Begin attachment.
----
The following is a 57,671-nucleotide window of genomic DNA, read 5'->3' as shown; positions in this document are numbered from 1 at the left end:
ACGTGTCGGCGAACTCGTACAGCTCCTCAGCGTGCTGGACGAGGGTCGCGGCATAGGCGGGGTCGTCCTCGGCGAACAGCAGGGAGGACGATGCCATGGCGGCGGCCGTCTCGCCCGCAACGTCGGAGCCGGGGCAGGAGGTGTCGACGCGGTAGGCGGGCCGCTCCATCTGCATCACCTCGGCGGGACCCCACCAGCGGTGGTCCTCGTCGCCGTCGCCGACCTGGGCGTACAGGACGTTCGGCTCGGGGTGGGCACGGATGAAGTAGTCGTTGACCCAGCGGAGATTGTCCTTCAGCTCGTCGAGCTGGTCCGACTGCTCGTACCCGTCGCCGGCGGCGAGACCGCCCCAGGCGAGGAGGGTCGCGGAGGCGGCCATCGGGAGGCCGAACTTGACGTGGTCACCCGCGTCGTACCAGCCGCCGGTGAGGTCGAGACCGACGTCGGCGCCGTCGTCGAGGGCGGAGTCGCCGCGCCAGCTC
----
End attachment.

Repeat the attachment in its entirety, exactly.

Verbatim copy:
The following is a 57,671-nucleotide window of genomic DNA, read 5'->3' as shown; positions in this document are numbered from 1 at the left end:
ACGTGTCGGCGAACTCGTACAGCTCCTCAGCGTGCTGGACGAGGGTCGCGGCATAGGCGGGGTCGTCCTCGGCGAACAGCAGGGAGGACGATGCCATGGCGGCGGCCGTCTCGCCCGCAACGTCGGAGCCGGGGCAGGAGGTGTCGACGCGGTAGGCGGGCCGCTCCATCTGCATCACCTCGGCGGGACCCCACCAGCGGTGGTCCTCGTCGCCGTCGCCGACCTGGGCGTACAGGACGTTCGGCTCGGGGTGGGCACGGATGAAGTAGTCGTTGACCCAGCGGAGATTGTCCTTCAGCTCGTCGAGCTGGTCCGACTGCTCGTACCCGTCGCCGGCGGCGAGACCGCCCCAGGCGAGGAGGGTCGCGGAGGCGGCCATCGGGAGGCCGAACTTGACGTGGTCACCCGCGTCGTACCAGCCGCCGGTGAGGTCGAGACCGACGTCGGCGCCGTCGTCGAGGGCGGAGTCGCCGCGCCAGCTC